Online global research community provides networking, mentoring, resources and training for researchers in developing countries.
As a technophile, I have to ask, What doesn’t the internet make easier? Case in point: the poor distribution of scientific mentors and one nonprofit’s network-based solution.
AuthorAID is much like a social networking site, but with a greater purpose: to bring scientists into places where government or local institutions don’t have the resources to support local researchers in this way.
Scientists from developing countries often are disadvantaged when it comes to publishing their work. According to Julie Walker of AuthorAID, which connects mentors with potential authors, “There are many barriers to publication for developing country researchers,” including
* limited resources (large classes, lack of access to computers and the internet),
* limited staff for personal mentoring and support,
* language limitations (technical writing in a foreign language), and
* lack of writing-skills training (funds instead are directed toward core needs).
AuthorAID is an effort by the International Network for the Availability of Scientific Publications to overcome these barriers by harnessing the connectivity offered by the internet, allowing researchers and editors to meet and mentor scientists regardless of location.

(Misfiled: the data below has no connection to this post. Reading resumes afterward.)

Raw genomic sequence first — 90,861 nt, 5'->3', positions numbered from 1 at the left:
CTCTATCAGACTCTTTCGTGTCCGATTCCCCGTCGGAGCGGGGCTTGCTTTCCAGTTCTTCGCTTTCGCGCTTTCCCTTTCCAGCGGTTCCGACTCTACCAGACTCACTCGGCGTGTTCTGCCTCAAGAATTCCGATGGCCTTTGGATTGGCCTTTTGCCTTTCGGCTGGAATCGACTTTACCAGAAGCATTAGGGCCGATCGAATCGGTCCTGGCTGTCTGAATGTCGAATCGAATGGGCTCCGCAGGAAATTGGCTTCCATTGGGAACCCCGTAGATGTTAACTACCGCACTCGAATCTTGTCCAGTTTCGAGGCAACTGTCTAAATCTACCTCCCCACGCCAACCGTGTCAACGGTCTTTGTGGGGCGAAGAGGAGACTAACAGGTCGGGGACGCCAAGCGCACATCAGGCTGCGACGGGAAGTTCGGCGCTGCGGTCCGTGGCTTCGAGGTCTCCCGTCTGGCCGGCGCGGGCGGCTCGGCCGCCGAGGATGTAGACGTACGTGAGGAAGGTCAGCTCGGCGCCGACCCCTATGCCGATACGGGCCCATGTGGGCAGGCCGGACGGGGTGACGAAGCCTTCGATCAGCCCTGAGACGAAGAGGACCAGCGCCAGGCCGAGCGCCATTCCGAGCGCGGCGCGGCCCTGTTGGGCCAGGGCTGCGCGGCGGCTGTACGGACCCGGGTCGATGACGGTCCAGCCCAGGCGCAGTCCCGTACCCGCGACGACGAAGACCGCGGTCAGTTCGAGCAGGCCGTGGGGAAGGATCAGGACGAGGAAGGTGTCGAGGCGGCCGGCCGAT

“Volunteering to be an AuthorAID mentor is a perfect way for retiring editors to remain involved in editing and publishing and to keep in touch with their research areas,” says Walker. The site has 481 registered volunteers. Many of them, be they mentors or editors, are drawn from such organizations as the Council for Science Editors and the International Foundation for Science. But this kind of volunteer work can be rewarding at any point in one’s career.
Jackie Goodrich, a fourth-year graduate student in toxicology at the University of Michigan, has been a mentor with AuthorAID for about a year. She’s worked with two students in East Africa, and they were at different points in their scientific careers. One was an early undergraduate or high school student with some simple questions about obtaining references. Her second interaction, with a research scientist with the government working on epidemiology studies and public health who has two papers at the peer-review stage, has been much more longstanding. “I have learned much about her specific areas of research during this process, as our areas of research do not overlap. Additionally, the editing experience has improved my own writing skills by forcing me to think about better ways to present data and information to a broader audience,” Goodrich says. Her second mentee has obtained a bachelor’s degree and hopes to attend graduate school.